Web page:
Reputation and Performance: Rating Derek Fisher

The NBA is all about reputation.

For example, despite the fact that LeBron’s teammates are so bad that not one of them would crack the Lakers, Magics or Celtics’ starting fives (unless Mo Williams played with enough confidence to replace Fisher), the storyline becomes how LeBron "couldn’t get it done" because he's not as great as we thought.

Or imagine if instead of Pau Gasol chucking Kendrick Perkins out of bounds in the final minutes of a decided Finals Game Two, the players were reversed; wouldn't you expected a flagrant foul to be called on Perkins?

Pau can get away with a blatant shove because he’s a “soft” Euro. LeBron, despite already having four playoff buzzer-beaters to his credit, still isn’t a “closer.”

And somehow, everyone has talked themselves into thinking Derek Fisher is good. But he is kind of good, isn’t he? I mean, he's won a bunch of rings, right?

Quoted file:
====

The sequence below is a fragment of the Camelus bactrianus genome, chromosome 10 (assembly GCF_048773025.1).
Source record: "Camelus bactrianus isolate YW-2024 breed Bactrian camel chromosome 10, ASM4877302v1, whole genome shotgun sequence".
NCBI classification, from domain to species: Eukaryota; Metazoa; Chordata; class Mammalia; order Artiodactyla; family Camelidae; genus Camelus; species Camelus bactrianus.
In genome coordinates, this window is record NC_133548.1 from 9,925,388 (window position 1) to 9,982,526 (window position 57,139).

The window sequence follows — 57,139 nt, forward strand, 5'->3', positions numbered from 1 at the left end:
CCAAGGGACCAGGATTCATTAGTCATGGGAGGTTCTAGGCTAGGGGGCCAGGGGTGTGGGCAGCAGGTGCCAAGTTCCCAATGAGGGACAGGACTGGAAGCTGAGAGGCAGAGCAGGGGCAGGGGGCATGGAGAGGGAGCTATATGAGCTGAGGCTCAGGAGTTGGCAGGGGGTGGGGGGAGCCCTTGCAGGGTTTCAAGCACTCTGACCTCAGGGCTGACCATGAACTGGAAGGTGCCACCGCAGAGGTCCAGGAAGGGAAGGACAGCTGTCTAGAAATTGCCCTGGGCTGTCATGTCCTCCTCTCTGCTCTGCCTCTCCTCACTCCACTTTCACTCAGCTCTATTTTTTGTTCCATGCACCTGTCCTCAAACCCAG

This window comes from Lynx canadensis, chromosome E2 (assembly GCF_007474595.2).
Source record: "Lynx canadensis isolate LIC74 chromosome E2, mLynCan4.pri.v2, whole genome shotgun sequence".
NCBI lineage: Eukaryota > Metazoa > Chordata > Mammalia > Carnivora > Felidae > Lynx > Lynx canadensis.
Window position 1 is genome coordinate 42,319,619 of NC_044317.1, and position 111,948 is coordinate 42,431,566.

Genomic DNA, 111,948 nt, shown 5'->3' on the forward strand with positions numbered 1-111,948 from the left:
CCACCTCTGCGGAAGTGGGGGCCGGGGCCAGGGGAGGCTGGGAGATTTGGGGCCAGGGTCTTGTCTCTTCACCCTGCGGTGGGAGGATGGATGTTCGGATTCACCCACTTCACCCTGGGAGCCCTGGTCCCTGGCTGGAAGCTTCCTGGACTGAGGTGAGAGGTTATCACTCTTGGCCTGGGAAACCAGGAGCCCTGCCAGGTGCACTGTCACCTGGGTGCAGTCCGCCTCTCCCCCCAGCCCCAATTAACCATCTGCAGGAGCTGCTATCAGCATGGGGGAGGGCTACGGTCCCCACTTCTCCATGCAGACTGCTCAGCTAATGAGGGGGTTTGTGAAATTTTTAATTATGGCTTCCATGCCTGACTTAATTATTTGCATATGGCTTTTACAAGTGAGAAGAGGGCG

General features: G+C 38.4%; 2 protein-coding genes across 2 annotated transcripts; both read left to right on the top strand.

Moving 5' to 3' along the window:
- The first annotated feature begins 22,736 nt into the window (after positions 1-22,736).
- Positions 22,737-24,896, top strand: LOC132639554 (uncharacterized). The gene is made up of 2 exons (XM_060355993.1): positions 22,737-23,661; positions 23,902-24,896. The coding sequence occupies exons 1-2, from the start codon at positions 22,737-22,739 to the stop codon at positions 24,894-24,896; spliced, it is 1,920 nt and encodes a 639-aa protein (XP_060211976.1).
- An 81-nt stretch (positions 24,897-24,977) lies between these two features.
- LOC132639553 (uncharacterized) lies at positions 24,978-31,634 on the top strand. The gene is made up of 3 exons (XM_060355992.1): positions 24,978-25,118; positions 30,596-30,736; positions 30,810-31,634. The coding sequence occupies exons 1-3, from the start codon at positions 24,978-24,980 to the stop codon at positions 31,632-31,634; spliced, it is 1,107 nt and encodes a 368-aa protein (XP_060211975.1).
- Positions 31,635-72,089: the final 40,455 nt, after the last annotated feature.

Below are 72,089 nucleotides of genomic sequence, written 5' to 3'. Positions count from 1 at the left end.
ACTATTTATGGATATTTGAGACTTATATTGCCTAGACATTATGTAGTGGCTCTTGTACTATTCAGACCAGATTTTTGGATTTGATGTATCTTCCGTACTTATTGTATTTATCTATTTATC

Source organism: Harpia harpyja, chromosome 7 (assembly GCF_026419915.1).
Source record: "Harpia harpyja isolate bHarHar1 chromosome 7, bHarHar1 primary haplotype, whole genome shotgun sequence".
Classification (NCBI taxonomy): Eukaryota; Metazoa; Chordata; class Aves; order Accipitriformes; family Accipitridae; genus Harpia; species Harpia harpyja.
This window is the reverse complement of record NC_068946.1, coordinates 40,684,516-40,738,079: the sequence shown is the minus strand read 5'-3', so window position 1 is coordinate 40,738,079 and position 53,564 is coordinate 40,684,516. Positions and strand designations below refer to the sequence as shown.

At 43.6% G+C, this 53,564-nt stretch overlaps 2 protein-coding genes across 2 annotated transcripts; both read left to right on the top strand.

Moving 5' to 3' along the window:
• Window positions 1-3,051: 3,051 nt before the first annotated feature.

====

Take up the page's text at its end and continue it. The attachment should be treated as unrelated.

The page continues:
How do we rate a player who seems to have such an impact in some games, and yet we know empirically can’t be that good?

Going into the playoffs, the big story was how Derek Fisher was the one weak point of the Lakers (7.5pts, 2.5ast, 39%FGs). Now, because the Lakers have advanced to the Finals for the third straight year, the story has changed to how Fisher has “held his own” and even prevailed against the three excellent guards he’s faced thus far.

Some people think that because of Fisher’s standing in the league—he’s the head of the NBA Players Association and reportedly has an enormous dong—he is given the benefit of the doubt on everything from flops, to dirty fouls.

When we look at the numbers, at least offensively, Fisher has stepped his game up. He’s connecting on a higher percentage of his shots and shooting more often (scoring three points per game more on 1.5 extra ...

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